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Early weed control keys corn yields

Gil Gullickson 07/18/2011 @ 1:49pm Crops Technology Editor for Successful Farming magazine/Agriculture.com

There's some good news on the weed-control front in corn.

“Corn is traditionally a heavy preemergence (herbicide) market,” says Shawn Potter with Syngenta. “Farmers are predisposed to using preemergence residuals on corn.”

Nixing weeds right at the start frees corn from early-season weed competition for water and nutrients.

There's more, Flash back to your high school physics class. Remember when you separated white light with a prism to reveal colors of the visible light spectrum?

Research by Clarence Swanton, a University of Guelph weed scientist, shows that the way light is reflected influences early growth patterns and ultimately yield. Weeds growing next to emerging corn reflect a type of light called far red light back to the corn. This triggers the corn plant to start shading weeds by quickly growing and putting on leaves.

So is this a problem?

Unfortunately, this is done at the expense of developing roots. Corn plants with no early-weed competition direct resources into growing roots. Later on, these roots enable corn plants to better access water and nutrients more than plants that fight weeds early.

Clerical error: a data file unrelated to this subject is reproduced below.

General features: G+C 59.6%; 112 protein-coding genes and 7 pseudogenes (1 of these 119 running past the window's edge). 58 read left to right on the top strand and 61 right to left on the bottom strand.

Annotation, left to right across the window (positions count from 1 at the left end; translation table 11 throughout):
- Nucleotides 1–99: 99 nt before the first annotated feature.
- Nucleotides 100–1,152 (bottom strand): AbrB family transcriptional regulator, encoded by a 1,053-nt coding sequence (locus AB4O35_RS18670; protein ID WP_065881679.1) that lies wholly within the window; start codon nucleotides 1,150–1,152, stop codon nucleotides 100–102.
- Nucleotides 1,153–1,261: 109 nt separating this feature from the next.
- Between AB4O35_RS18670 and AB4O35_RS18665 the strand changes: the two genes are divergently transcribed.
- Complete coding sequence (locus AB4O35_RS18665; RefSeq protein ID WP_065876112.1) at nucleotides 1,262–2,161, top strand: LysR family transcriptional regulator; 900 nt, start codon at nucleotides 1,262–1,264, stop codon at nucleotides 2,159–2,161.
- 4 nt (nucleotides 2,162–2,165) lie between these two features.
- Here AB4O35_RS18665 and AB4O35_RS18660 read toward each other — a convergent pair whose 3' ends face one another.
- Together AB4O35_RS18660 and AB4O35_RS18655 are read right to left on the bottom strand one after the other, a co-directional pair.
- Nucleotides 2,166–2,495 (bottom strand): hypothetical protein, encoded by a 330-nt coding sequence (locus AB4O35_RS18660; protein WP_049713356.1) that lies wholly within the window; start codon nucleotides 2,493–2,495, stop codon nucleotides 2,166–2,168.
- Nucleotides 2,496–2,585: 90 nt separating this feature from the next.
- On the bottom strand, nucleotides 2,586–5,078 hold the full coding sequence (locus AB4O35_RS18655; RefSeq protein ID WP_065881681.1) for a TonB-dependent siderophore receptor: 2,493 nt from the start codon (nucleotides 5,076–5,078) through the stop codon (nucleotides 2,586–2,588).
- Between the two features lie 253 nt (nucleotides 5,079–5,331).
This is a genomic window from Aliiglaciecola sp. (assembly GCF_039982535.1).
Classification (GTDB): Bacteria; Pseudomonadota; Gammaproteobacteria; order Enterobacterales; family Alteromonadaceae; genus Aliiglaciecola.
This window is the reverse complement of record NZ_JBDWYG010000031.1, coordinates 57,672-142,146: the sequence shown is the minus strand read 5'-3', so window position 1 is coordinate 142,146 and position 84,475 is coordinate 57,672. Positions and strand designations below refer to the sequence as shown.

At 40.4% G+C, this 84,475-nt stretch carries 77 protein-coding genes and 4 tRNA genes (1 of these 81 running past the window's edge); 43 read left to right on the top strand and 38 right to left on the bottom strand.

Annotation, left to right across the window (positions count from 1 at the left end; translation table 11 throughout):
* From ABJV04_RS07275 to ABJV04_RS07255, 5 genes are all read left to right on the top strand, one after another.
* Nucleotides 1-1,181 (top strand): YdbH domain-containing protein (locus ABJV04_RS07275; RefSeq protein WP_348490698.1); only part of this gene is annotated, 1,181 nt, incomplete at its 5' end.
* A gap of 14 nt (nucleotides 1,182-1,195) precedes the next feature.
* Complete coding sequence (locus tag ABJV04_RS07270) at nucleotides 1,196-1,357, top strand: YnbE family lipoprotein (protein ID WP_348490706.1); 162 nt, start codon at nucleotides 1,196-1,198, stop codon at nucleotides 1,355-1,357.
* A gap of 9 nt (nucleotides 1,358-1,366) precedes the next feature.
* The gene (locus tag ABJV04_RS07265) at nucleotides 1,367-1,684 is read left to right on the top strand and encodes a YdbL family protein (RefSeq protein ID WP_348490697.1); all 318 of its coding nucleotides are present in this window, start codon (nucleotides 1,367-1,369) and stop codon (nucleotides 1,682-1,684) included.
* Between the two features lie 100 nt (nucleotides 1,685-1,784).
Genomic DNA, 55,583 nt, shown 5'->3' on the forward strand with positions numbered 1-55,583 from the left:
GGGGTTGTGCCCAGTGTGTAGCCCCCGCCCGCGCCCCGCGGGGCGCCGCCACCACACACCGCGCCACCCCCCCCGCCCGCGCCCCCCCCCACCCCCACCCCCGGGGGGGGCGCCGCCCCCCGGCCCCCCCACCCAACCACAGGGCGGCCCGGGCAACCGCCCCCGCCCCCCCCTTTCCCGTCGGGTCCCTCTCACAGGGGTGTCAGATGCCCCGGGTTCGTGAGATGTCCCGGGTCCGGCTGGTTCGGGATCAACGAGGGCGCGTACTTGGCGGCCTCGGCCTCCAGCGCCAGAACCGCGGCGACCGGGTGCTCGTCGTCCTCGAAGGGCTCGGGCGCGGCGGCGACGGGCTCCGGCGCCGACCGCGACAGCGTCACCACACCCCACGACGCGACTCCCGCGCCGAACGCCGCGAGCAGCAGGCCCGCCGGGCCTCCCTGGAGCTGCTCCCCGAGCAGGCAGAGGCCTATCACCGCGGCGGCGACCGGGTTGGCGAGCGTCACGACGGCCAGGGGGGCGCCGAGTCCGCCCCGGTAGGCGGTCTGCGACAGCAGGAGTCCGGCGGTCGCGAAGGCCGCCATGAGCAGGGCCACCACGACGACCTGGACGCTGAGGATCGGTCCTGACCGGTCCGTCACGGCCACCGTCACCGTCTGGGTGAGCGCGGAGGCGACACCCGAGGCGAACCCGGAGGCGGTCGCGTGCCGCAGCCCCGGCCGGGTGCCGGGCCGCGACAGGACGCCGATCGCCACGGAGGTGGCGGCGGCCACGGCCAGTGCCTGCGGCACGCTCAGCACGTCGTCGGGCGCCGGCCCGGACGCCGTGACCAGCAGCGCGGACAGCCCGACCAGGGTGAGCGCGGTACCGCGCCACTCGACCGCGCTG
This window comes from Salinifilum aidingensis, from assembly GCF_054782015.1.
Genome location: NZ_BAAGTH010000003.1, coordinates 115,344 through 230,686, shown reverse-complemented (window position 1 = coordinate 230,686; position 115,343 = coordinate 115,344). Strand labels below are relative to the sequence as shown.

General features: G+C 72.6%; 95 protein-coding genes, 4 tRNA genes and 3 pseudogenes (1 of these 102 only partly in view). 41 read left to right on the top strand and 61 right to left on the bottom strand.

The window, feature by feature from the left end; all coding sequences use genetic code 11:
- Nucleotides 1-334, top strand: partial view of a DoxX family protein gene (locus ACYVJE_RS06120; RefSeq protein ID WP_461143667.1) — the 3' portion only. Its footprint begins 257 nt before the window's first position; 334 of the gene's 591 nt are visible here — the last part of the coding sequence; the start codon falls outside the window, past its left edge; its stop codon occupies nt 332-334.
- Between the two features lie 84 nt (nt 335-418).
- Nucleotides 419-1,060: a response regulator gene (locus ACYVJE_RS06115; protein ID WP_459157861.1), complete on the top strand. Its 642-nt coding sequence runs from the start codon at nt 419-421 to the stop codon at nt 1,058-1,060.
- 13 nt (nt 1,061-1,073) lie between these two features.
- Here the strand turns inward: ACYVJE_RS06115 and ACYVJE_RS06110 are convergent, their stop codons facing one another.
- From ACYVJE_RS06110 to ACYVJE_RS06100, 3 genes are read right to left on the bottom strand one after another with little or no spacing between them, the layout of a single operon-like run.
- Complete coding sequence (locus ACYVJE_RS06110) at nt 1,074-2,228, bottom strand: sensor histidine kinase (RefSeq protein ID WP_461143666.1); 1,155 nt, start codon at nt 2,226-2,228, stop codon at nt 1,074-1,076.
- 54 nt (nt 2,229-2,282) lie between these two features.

Swanton also found that plants battling early-season weeds grow parallel to the row. This results in a slow-closing canopy and a reduced ability to shade weeds.

Meanwhile, corn plants with no early-season weeds grow perpendicular to the row. This translates into rapid canopy closure, better growth, and more effective weed suppression between rows.

“There can be up to a 6% to 10% yield loss from weeds in corn when they reach a 9- to 12-inch height,” says Gary Schmitz, Midwest regional technical manager for BASF Crop Protection.

That's why a preemergence residual herbicide that suppresses early-weed growth pays dividends.

“The days of straight (postemergence) glyphosate are over,” says Carroll Moseley, Syngenta Crop Protection herbicide brand manager. “We don't recommend straight glyphosate applications, especially with heavy waterhemp or pigweed pressure.”

The impact from far red light reflecting off weeds can occur even under seemingly optimum growing conditions.

“Early in the season, there can be enough water, nutrients, and light for the plant, but something is taking place causing the plant to grow differently,” says Moseley. “It has to do with (far red) light reflected back to the plant.”

Some Of The Perks

Besides curbing yield loss, residual preemergence herbicides also add another mode of action to the herbicide mix. This can help forestall weed resistance to glyphosate.

Another perk is fewer weed seeds can spur future weed infestations. “As you get more residual protection from weeds, you can reduce the weed seed bank,” says Potter.

That's something to consider as you start planning for next year's 2011 seed and chemical offerings. Harvest is a good time to eye your fields for herbicide performance and what you may do differently next year.

This year entailed several new herbicides and premixes. One new one was the Kixor stable from BASF. This PPO-inhibitor herbicide includes a new active ingredient, saflufenacil. Corn is included as a crop with two Kixor products, Integrity and Sharpen.

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